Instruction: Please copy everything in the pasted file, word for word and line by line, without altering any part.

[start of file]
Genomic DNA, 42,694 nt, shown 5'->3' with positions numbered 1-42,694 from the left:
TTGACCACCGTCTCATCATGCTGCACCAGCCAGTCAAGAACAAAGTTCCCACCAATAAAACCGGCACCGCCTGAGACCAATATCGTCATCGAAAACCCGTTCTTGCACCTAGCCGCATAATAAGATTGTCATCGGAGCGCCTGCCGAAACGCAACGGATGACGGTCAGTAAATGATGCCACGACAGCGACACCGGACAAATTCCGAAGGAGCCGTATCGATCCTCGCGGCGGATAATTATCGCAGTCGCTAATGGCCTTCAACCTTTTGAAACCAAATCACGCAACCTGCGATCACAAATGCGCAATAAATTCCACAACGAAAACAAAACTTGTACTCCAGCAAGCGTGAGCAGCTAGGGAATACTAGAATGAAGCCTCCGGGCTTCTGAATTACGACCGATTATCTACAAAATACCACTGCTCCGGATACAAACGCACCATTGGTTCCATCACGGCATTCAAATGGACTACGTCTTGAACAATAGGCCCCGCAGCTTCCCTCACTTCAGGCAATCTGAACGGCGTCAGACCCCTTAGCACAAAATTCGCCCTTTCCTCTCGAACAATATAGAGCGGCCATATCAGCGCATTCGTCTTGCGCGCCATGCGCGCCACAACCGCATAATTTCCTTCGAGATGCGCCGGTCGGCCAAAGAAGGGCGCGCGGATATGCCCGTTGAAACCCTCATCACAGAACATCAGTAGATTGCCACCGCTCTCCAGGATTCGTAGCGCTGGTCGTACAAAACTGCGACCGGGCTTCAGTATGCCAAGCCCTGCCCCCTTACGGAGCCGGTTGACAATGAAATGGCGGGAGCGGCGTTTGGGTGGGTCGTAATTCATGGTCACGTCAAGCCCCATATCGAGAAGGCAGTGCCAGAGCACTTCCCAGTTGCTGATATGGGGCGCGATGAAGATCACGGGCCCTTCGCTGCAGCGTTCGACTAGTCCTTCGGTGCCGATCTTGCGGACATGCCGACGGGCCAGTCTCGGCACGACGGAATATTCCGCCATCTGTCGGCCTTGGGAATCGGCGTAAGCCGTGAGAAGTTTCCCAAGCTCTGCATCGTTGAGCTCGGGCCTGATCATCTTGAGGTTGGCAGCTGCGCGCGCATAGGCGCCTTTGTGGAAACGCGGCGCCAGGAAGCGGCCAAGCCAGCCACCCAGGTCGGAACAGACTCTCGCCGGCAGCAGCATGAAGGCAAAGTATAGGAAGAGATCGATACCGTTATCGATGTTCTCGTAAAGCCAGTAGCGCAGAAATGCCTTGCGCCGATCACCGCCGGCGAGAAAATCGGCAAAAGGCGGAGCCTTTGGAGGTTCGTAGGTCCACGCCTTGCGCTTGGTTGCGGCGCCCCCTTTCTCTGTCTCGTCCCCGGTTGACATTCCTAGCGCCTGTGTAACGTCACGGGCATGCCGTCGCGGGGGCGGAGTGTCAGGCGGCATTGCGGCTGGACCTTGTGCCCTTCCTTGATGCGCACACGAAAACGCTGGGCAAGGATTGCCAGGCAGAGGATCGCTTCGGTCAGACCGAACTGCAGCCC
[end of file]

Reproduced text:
Genomic DNA, 42,694 nt, shown 5'->3' with positions numbered 1-42,694 from the left:
TTGACCACCGTCTCATCATGCTGCACCAGCCAGTCAAGAACAAAGTTCCCACCAATAAAACCGGCACCGCCTGAGACCAATATCGTCATCGAAAACCCGTTCTTGCACCTAGCCGCATAATAAGATTGTCATCGGAGCGCCTGCCGAAACGCAACGGATGACGGTCAGTAAATGATGCCACGACAGCGACACCGGACAAATTCCGAAGGAGCCGTATCGATCCTCGCGGCGGATAATTATCGCAGTCGCTAATGGCCTTCAACCTTTTGAAACCAAATCACGCAACCTGCGATCACAAATGCGCAATAAATTCCACAACGAAAACAAAACTTGTACTCCAGCAAGCGTGAGCAGCTAGGGAATACTAGAATGAAGCCTCCGGGCTTCTGAATTACGACCGATTATCTACAAAATACCACTGCTCCGGATACAAACGCACCATTGGTTCCATCACGGCATTCAAATGGACTACGTCTTGAACAATAGGCCCCGCAGCTTCCCTCACTTCAGGCAATCTGAACGGCGTCAGACCCCTTAGCACAAAATTCGCCCTTTCCTCTCGAACAATATAGAGCGGCCATATCAGCGCATTCGTCTTGCGCGCCATGCGCGCCACAACCGCATAATTTCCTTCGAGATGCGCCGGTCGGCCAAAGAAGGGCGCGCGGATATGCCCGTTGAAACCCTCATCACAGAACATCAGTAGATTGCCACCGCTCTCCAGGATTCGTAGCGCTGGTCGTACAAAACTGCGACCGGGCTTCAGTATGCCAAGCCCTGCCCCCTTACGGAGCCGGTTGACAATGAAATGGCGGGAGCGGCGTTTGGGTGGGTCGTAATTCATGGTCACGTCAAGCCCCATATCGAGAAGGCAGTGCCAGAGCACTTCCCAGTTGCTGATATGGGGCGCGATGAAGATCACGGGCCCTTCGCTGCAGCGTTCGACTAGTCCTTCGGTGCCGATCTTGCGGACATGCCGACGGGCCAGTCTCGGCACGACGGAATATTCCGCCATCTGTCGGCCTTGGGAATCGGCGTAAGCCGTGAGAAGTTTCCCAAGCTCTGCATCGTTGAGCTCGGGCCTGATCATCTTGAGGTTGGCAGCTGCGCGCGCATAGGCGCCTTTGTGGAAACGCGGCGCCAGGAAGCGGCCAAGCCAGCCACCCAGGTCGGAACAGACTCTCGCCGGCAGCAGCATGAAGGCAAAGTATAGGAAGAGATCGATACCGTTATCGATGTTCTCGTAAAGCCAGTAGCGCAGAAATGCCTTGCGCCGATCACCGCCGGCGAGAAAATCGGCAAAAGGCGGAGCCTTTGGAGGTTCGTAGGTCCACGCCTTGCGCTTGGTTGCGGCGCCCCCTTTCTCTGTCTCGTCCCCGGTTGACATTCCTAGCGCCTGTGTAACGTCACGGGCATGCCGTCGCGGGGGCGGAGTGTCAGGCGGCATTGCGGCTGGACCTTGTGCCCTTCCTTGATGCGCACACGAAAACGCTGGGCAAGGATTGCCAGGCAGAGGATCGCTTCGGTCAGACCGAACTGCAGCCC